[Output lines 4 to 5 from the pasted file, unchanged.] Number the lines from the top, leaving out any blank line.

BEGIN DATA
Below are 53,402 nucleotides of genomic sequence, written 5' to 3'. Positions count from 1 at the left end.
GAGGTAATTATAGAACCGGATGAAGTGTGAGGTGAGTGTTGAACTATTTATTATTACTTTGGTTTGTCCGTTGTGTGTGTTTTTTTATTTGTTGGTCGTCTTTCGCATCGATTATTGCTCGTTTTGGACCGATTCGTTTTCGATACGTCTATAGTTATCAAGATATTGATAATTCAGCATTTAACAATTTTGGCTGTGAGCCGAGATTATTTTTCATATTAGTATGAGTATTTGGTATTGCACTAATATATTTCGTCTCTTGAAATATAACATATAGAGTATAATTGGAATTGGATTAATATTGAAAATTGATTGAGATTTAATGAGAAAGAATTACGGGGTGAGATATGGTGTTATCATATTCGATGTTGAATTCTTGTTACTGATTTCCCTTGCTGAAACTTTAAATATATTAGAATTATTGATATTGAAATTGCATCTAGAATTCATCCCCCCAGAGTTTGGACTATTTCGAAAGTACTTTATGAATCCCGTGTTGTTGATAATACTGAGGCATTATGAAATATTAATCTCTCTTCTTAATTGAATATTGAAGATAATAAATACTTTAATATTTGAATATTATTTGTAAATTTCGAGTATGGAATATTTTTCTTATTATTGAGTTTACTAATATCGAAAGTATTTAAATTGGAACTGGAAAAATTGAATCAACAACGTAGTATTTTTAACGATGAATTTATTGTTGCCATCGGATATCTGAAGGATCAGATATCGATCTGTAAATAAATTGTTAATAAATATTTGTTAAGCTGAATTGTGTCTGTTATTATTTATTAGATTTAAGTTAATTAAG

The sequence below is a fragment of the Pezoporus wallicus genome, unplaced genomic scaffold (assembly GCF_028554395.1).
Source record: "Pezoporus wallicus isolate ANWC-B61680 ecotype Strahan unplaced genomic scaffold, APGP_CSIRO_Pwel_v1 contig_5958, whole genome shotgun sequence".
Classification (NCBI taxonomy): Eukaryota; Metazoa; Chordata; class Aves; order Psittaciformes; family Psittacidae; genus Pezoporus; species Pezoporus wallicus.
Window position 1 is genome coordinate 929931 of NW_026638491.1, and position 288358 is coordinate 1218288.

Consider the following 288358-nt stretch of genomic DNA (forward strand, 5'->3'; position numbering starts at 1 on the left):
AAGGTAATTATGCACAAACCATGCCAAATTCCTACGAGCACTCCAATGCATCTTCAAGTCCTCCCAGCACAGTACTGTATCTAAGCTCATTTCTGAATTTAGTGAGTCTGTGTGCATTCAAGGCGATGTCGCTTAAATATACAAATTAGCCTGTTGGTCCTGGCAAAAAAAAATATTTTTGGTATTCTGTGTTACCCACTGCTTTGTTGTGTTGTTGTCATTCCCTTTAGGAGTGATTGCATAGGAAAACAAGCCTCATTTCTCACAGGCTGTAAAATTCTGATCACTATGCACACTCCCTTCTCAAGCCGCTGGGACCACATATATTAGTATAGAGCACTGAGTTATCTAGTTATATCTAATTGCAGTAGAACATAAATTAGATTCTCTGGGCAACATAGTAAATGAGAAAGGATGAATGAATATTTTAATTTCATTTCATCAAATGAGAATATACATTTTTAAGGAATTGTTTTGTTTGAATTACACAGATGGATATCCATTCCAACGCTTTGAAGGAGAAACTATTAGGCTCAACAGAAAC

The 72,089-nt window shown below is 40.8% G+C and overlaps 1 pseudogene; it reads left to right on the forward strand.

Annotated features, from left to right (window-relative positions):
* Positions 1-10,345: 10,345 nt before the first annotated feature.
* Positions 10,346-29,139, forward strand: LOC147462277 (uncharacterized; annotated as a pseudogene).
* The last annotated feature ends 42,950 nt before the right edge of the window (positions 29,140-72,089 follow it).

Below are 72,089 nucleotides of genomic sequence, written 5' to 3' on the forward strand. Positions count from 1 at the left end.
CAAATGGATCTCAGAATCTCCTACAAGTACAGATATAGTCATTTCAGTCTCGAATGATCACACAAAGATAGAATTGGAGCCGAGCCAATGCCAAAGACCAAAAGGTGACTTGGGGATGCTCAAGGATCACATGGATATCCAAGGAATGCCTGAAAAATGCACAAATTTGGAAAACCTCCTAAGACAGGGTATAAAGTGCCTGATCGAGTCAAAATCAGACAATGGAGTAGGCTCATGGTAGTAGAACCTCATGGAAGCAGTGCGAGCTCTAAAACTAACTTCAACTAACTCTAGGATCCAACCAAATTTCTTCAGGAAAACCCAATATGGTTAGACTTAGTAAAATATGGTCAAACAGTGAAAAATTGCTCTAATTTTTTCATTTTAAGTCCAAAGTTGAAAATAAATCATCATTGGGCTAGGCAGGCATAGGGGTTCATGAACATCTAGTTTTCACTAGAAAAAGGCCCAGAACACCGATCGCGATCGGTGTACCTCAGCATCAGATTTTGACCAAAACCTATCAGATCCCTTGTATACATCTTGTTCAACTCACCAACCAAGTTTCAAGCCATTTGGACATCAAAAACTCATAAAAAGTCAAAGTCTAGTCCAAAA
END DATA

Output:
Source record: "Pezoporus wallicus isolate ANWC-B61680 ecotype Strahan unplaced genomic scaffold, APGP_CSIRO_Pwel_v1 contig_5958, whole genome shotgun sequence".
Classification (NCBI taxonomy): Eukaryota; Metazoa; Chordata; class Aves; order Psittaciformes; family Psittacidae; genus Pezoporus; species Pezoporus wallicus.